Abundance: Finding the American Dream In A Japanese Kitchen
Sacramento-based restaurants Mikuni have made a place for themselves by being well-designed, innovative sushi-focused outlets. Taro Arai, the founder, had a rough start, coming to America at age fifteen and using his newspaper route money to help pay to bring his parents and family to America after he arrived. Early on, the family had a small Japanese restaurant, well before sushi or Asian restaurants were as ubiquitous as they are now. Arai moved from those humble beginnings to being rated Most Popular Restaurant in Sacramento, Sacramento ZAGAT Guide: 2009, 2010 amount many other recognitions.
Many chef-written biographies focus on the successes, and while Arai does mention those in Abundance, he also is honest about those early years and the cultural differences and mistakes he made along the way. And in Arai’s own fashion, he tells those stores through his recipes, with things like “American Dream Roll” in the first chapter about his dream as a young child to come to American from Japan, the “Murphy’s Roll” for the saying “Anything that can go wrong, will go wrong” and “Mr. No Problem” roll for the nickname he earned as his standard answer when asked for something unusual.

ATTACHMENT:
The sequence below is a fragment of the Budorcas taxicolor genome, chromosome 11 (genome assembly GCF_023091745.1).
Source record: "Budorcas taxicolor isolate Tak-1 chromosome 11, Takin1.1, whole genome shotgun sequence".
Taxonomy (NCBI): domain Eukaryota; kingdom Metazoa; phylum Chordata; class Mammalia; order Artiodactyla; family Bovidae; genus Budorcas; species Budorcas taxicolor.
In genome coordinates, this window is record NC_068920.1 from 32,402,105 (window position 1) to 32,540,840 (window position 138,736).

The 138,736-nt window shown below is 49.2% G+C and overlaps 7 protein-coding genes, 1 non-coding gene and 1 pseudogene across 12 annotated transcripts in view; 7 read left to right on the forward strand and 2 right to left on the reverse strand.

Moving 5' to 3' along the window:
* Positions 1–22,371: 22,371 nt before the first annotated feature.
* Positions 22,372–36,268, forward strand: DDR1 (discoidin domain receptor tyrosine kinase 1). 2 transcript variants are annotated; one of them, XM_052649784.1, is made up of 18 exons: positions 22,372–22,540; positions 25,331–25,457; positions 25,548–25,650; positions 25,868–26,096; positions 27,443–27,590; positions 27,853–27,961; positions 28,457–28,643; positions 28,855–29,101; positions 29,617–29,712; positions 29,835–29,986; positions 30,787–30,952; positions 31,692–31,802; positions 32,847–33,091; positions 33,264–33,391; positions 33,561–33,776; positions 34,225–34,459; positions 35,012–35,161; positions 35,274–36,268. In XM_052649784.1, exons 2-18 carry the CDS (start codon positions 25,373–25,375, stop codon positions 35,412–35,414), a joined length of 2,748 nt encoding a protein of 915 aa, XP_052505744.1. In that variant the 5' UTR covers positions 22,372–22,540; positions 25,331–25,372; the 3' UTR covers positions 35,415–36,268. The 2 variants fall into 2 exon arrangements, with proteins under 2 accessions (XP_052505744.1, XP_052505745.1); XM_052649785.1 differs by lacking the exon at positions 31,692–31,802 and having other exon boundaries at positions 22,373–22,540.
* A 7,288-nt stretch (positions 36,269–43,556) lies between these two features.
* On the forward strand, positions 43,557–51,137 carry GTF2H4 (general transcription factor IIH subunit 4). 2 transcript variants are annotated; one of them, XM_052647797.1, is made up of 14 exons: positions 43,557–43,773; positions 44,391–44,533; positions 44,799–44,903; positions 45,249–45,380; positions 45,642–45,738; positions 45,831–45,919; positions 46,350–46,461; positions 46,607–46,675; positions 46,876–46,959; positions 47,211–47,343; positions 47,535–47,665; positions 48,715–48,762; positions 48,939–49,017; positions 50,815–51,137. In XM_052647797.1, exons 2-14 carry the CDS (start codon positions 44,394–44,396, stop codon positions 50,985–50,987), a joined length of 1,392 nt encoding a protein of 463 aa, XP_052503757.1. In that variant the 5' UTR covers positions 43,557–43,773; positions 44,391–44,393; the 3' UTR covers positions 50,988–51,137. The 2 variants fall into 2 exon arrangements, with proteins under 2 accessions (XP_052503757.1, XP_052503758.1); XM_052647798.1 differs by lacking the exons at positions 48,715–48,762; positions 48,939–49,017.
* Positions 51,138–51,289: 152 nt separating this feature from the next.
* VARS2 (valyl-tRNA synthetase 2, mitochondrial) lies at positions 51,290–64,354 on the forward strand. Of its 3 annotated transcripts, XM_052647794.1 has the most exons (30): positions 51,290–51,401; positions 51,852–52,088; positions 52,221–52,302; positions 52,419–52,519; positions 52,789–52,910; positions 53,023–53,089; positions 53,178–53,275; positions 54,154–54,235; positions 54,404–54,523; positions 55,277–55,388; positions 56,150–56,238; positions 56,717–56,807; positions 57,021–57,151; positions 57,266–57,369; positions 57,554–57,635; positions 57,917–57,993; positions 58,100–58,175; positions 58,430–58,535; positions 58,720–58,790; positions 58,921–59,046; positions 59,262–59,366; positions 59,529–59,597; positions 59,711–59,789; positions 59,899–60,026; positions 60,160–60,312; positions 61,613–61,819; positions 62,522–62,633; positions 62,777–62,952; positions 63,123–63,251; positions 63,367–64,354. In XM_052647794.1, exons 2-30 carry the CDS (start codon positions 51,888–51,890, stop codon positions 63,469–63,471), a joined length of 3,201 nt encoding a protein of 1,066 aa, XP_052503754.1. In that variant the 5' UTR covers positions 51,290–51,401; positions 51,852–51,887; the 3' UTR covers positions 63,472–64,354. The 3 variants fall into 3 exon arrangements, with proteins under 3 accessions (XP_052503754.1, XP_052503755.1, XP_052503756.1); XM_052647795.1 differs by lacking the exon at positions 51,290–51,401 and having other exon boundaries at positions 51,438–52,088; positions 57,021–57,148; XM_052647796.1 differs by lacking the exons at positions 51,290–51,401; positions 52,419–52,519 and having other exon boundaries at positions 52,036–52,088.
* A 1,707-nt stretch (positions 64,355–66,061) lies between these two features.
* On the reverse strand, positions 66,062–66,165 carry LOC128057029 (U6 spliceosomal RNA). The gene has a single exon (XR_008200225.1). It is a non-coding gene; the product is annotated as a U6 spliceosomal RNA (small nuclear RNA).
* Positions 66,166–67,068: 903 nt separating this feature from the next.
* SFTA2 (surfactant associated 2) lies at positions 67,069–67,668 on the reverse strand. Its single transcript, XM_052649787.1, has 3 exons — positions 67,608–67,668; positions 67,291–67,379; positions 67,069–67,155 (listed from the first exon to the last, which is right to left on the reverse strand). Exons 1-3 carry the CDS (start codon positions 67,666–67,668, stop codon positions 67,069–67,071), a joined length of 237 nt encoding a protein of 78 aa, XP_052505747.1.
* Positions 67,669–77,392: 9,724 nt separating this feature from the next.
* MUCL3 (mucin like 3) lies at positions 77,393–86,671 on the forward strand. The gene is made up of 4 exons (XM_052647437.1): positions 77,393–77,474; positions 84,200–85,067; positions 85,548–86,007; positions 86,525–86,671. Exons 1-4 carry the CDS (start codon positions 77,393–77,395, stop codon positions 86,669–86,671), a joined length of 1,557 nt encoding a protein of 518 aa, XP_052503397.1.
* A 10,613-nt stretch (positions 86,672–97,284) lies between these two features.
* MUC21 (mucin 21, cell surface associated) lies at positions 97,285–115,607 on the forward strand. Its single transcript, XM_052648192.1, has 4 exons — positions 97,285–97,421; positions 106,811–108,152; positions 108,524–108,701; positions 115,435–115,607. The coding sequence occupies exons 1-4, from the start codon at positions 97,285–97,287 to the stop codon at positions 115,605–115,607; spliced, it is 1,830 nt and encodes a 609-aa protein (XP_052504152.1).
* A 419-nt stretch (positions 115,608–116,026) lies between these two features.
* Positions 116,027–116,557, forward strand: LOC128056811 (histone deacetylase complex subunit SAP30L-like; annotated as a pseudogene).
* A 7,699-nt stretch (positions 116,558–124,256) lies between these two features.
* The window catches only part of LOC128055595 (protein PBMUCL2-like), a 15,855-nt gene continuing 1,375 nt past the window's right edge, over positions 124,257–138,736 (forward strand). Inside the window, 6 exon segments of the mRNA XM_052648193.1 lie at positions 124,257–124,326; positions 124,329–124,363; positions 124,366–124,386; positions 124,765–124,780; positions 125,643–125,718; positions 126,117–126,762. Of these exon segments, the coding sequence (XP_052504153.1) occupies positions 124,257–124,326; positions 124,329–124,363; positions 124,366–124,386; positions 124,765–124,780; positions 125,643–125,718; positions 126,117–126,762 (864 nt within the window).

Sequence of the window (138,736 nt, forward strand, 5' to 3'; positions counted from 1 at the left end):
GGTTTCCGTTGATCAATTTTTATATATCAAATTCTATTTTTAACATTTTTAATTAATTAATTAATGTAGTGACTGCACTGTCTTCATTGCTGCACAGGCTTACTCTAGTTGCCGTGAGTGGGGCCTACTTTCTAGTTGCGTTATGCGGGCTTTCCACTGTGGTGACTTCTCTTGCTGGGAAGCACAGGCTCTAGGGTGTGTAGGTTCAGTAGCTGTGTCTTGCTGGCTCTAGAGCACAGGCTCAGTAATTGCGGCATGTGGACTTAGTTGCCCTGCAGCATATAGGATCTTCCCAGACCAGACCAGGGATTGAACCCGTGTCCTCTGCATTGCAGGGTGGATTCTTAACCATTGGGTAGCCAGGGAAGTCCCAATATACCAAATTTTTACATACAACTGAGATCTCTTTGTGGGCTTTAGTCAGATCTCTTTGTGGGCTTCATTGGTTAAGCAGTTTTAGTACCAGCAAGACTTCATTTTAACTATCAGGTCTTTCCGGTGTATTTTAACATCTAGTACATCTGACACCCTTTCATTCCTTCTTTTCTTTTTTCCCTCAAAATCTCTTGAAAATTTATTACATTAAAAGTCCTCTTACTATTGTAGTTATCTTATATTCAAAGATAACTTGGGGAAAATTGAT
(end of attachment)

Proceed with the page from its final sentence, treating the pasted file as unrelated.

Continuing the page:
Abundance is also filled with old family photos, stories, quotes, and enthusiasm. It goes above the traditional restaurant cookbook and provides an intimate look at one family’s love, faith and talent that just happened to take place in a Japanese kitchen. There are lessons in sushi preparation, unique recipes, and tips for doing it yourself, a Japanese/English vocabulary for ordering and etiquette lessons for eating sushi the traditional ways. Fans of the Mikuni restaurants and sushi lovers will find much to appreciate in it, but so will those looking for an inspirational story of a successful search for the American dream.
|Blue Fig Publishing
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